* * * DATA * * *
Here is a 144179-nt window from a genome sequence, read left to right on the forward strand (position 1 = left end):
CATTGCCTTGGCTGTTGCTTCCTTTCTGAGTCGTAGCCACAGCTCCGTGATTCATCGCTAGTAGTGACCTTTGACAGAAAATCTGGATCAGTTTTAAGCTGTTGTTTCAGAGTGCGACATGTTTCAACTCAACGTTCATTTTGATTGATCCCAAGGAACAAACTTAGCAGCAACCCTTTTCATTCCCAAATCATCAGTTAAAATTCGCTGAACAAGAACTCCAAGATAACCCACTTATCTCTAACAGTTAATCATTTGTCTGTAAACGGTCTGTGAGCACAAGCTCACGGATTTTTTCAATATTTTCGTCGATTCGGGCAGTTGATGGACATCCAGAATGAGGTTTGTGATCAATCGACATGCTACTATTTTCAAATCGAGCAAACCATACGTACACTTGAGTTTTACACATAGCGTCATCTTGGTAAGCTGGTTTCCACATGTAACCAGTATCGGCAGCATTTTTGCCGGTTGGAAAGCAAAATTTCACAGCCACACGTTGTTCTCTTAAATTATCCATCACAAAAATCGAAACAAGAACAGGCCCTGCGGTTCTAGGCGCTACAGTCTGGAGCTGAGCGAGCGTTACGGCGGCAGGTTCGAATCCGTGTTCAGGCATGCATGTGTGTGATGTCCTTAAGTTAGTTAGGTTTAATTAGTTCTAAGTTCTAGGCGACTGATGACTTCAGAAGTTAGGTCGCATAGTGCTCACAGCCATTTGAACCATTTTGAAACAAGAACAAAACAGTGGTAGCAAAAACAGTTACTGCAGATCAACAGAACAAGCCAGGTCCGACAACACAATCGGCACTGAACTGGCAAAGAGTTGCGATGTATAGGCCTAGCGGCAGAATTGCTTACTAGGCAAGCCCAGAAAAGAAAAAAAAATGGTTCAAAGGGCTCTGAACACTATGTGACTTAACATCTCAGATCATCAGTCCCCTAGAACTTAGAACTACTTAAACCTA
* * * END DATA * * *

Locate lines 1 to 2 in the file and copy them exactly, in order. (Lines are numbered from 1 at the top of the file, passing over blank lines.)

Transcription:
Here is a 144179-nt window from a genome sequence, read left to right on the forward strand (position 1 = left end):
CATTGCCTTGGCTGTTGCTTCCTTTCTGAGTCGTAGCCACAGCTCCGTGATTCATCGCTAGTAGTGACCTTTGACAGAAAATCTGGATCAGTTTTAAGCTGTTGTTTCAGAGTGCGACATGTTTCAACTCAACGTTCATTTTGATTGATCCCAAGGAACAAACTTAGCAGCAACCCTTTTCATTCCCAAATCATCAGTTAAAATTCGCTGAACAAGAACTCCAAGATAACCCACTTATCTCTAACAGTTAATCATTTGTCTGTAAACGGTCTGTGAGCACAAGCTCACGGATTTTTTCAATATTTTCGTCGATTCGGGCAGTTGATGGACATCCAGAATGAGGTTTGTGATCAATCGACATGCTACTATTTTCAAATCGAGCAAACCATACGTACACTTGAGTTTTACACATAGCGTCATCTTGGTAAGCTGGTTTCCACATGTAACCAGTATCGGCAGCATTTTTGCCGGTTGGAAAGCAAAATTTCACAGCCACACGTTGTTCTCTTAAATTATCCATCACAAAAATCGAAACAAGAACAGGCCCTGCGGTTCTAGGCGCTACAGTCTGGAGCTGAGCGAGCGTTACGGCGGCAGGTTCGAATCCGTGTTCAGGCATGCATGTGTGTGATGTCCTTAAGTTAGTTAGGTTTAATTAGTTCTAAGTTCTAGGCGACTGATGACTTCAGAAGTTAGGTCGCATAGTGCTCACAGCCATTTGAACCATTTTGAAACAAGAACAAAACAGTGGTAGCAAAAACAGTTACTGCAGATCAACAGAACAAGCCAGGTCCGACAACACAATCGGCACTGAACTGGCAAAGAGTTGCGATGTATAGGCCTAGCGGCAGAATTGCTTACTAGGCAAGCCCAGAAAAGAAAAAAAAATGGTTCAAAGGGCTCTGAACACTATGTGACTTAACATCTCAGATCATCAGTCCCCTAGAACTTAGAACTACTTAAACCTA